Theresa Zoe Williams

My husband slipped a t-shirt on over his head as I also changed into clothes for the day. This particular t-shirt of his, though, he’s had since high school, almost two decades, and it still fits him just fine. I looked at my own clothes and thought of the difference–– mine were new since giving birth a month or so prior. It struck me how different the male and female bodies are or, at least in my case, how differently they change.

I have absolutely no clothes from when I was a teenager and only two or three pieces of clothes I had in college. In fact, since getting married eight plus years ago, my wardrobe has changed several times as my body has changed several times. My body was one way when I got married, which was slightly bigger than when I left college which was softer and bigger than when I graduated high schooI. And then I became pregnant with our first child; of course my body changed then! I gave birth to our daughter and could wear pre-pregnancy clothes again, although those clothes fit me differently than they had before that transformation and I still needed to invest in new ones. Then I became pregnant with our  second child and my body changed again and more rapidly.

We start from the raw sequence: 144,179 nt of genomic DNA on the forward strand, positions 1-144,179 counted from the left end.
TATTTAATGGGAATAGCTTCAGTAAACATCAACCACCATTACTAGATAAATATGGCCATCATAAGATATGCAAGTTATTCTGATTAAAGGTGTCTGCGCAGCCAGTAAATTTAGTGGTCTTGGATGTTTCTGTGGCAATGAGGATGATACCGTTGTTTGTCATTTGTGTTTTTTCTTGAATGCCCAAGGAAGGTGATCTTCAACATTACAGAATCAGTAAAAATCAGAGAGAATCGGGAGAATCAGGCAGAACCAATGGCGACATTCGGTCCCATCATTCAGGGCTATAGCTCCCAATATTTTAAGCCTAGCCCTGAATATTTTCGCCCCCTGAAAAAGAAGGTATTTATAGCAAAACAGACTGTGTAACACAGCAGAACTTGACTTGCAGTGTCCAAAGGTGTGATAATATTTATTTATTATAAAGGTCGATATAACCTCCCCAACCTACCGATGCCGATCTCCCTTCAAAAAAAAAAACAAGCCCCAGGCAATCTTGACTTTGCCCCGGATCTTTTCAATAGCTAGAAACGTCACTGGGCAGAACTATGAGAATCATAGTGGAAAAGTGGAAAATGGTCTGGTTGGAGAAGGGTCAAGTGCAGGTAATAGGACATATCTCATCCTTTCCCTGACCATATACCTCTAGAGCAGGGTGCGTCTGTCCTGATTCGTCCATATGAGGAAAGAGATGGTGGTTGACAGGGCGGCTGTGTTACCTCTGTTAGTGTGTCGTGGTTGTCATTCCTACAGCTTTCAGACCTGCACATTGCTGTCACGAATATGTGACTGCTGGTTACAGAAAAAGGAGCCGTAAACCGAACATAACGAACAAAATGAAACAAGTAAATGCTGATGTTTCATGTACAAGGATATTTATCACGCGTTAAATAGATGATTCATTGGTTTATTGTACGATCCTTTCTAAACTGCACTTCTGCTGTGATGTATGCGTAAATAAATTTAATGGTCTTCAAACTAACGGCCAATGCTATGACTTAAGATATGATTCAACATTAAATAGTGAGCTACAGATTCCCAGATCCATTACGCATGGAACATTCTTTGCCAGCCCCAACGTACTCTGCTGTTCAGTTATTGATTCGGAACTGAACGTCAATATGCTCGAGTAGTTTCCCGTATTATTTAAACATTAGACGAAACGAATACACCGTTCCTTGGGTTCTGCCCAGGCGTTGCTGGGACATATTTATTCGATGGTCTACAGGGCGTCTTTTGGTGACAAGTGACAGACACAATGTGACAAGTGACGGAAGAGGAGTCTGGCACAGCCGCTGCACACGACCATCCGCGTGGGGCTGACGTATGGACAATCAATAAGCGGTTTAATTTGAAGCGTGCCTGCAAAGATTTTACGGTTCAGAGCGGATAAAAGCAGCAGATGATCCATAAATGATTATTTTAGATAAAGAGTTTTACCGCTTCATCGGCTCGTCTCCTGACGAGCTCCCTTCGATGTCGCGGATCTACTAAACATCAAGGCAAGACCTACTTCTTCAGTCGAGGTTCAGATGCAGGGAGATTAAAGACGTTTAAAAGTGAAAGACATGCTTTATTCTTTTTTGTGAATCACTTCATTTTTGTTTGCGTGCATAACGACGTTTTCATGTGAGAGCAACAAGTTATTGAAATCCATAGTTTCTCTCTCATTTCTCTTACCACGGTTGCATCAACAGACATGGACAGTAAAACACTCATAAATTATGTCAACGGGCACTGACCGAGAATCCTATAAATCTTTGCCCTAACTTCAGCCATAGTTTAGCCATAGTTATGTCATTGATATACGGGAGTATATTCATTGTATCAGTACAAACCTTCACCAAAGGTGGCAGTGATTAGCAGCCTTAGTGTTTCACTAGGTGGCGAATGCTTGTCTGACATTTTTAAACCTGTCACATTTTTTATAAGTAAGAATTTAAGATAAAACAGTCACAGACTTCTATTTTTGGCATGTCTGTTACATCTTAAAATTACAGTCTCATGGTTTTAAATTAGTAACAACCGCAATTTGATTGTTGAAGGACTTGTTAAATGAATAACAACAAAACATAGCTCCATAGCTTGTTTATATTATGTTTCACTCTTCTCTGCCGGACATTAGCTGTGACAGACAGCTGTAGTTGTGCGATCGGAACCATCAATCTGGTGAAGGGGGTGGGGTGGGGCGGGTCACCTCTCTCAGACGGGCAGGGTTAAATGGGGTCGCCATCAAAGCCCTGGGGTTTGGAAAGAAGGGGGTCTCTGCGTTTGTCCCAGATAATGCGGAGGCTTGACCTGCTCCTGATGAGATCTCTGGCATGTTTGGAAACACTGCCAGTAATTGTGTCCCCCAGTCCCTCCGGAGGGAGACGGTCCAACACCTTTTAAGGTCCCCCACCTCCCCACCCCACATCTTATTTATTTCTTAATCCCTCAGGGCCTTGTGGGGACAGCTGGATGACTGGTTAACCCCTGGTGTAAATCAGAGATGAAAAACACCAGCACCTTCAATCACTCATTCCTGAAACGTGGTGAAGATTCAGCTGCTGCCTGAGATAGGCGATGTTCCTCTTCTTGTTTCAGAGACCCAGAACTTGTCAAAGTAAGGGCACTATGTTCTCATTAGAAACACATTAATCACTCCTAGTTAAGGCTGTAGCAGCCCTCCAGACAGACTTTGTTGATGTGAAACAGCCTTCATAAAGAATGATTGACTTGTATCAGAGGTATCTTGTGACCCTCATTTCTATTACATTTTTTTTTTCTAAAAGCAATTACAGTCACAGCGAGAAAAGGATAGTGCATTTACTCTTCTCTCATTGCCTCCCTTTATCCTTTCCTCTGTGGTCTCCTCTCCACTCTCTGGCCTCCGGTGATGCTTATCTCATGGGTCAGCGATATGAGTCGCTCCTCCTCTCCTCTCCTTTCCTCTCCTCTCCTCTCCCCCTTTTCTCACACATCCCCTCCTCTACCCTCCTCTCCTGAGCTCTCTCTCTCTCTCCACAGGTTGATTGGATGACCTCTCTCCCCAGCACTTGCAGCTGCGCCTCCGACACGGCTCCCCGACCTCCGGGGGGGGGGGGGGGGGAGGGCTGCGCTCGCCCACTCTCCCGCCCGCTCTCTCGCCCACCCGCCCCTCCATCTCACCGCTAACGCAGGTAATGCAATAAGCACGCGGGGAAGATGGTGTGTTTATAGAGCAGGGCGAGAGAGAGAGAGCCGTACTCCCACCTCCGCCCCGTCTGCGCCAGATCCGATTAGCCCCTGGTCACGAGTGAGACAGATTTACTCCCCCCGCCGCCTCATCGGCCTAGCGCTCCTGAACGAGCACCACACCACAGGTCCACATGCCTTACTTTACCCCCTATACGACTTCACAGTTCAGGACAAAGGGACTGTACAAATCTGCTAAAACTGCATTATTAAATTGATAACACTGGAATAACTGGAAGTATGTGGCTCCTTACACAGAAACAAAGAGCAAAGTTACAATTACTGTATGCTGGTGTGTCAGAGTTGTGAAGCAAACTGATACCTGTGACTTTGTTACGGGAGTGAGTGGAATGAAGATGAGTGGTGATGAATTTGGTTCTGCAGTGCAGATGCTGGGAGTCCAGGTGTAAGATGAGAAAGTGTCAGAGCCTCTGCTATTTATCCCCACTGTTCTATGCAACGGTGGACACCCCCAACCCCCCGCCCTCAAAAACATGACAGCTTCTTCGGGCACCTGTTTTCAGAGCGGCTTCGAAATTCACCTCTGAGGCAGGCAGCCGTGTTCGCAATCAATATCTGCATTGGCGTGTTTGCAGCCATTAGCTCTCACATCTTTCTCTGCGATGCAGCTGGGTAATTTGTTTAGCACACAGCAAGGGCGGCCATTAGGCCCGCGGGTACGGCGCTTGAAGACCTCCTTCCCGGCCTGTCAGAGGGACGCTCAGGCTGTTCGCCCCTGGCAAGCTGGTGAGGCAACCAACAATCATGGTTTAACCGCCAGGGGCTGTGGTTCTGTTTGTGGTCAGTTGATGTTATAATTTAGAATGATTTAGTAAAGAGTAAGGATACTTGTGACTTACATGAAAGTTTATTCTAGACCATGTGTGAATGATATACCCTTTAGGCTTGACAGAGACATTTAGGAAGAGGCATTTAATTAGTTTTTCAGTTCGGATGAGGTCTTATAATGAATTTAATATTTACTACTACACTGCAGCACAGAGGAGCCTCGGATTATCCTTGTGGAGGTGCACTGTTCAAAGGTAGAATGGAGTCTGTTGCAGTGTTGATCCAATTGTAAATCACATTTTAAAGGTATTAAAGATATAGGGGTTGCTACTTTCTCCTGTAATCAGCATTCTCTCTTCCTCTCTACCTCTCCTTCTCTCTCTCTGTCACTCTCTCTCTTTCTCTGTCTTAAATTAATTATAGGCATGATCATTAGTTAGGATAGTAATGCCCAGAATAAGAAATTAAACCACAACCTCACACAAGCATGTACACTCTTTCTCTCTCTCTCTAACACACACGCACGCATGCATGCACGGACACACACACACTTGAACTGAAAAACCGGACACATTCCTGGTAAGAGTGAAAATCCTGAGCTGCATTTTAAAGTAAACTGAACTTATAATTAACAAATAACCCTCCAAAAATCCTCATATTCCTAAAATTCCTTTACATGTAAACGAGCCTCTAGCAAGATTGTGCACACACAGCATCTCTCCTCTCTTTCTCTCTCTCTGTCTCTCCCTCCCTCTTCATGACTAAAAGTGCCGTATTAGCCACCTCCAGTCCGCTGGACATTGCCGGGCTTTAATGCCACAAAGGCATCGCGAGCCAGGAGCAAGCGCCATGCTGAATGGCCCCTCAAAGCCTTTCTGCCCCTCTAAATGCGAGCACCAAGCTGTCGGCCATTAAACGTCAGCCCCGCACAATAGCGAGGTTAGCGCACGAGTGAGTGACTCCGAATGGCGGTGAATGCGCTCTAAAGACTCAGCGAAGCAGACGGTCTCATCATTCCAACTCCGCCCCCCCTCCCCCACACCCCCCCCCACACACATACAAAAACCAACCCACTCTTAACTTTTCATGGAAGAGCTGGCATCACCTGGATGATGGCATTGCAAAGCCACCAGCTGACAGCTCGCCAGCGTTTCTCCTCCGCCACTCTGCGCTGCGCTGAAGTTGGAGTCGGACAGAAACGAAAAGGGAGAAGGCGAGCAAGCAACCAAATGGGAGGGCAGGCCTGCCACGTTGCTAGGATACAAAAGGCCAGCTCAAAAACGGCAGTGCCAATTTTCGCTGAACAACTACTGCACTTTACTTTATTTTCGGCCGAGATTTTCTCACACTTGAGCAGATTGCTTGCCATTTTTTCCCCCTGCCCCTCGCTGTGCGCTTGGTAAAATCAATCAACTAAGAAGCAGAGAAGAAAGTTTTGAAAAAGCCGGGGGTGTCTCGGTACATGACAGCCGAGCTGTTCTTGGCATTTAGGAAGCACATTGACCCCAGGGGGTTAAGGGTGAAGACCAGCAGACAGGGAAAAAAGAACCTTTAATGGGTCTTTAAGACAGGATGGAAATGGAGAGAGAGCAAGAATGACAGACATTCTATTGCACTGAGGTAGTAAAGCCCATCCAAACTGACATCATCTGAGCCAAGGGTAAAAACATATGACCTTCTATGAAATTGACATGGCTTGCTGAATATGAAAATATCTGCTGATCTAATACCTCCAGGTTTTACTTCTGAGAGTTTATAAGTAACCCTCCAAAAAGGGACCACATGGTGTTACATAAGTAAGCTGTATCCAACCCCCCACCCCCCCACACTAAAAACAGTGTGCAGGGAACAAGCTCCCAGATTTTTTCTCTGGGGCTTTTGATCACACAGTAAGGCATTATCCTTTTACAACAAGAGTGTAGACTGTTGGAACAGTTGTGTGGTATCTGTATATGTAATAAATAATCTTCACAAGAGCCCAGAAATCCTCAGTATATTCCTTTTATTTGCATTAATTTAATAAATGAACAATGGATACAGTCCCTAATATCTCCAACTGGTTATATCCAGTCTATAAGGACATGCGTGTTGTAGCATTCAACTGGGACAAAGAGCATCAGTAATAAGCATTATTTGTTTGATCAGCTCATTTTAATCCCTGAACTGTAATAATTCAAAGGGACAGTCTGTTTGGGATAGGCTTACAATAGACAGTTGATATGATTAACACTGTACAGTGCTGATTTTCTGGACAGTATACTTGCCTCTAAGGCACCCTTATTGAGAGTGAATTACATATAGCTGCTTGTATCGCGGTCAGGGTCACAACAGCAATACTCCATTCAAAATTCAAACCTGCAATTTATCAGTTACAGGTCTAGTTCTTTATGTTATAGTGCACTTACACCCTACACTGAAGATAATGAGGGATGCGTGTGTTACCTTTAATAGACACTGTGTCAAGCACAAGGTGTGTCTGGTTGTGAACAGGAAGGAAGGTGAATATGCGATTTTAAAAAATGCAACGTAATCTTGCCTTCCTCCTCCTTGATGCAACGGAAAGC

After the birth of our son, my body didn’t even shed all of the pregnancy weight like it had the first time around. There was some stubborn weight that decided it wanted to cling tightly to me no matter what I tried, so I let it. I was healthy otherwise, so a few extra pounds didn’t bother me. I could run and play with my kids and go up and down the stairs a million times a day without getting winded. My body was doing what it was designed to do and I was at peace with it.

After being in that “plateau” for five years, becoming pregnant again was almost a treat. It was fun to watch how my body changed as it accommodated the new life within me. I relished each moment, knowing that, more likely than not, this would be my last time to experience these changes. My pregnant body lent me more confidence than usual as the realization that my body was undertaking an amazing work allowed me to see past the swelling belly and pants that no longer fit and ankles that are there…somewhere. I loved my pregnant body, even if it did come with its own set of challenges.

And then it was over.

I gave birth to my baby a week early and my body was no longer doing that incredible work. Then I lost all of the pregnancy weight within two weeks (helped in large part to hemorrhaging after giving birth). All my pre-pregnancy clothes, this time, fit just as they had before. And I mourned this loss. My body would never do that again.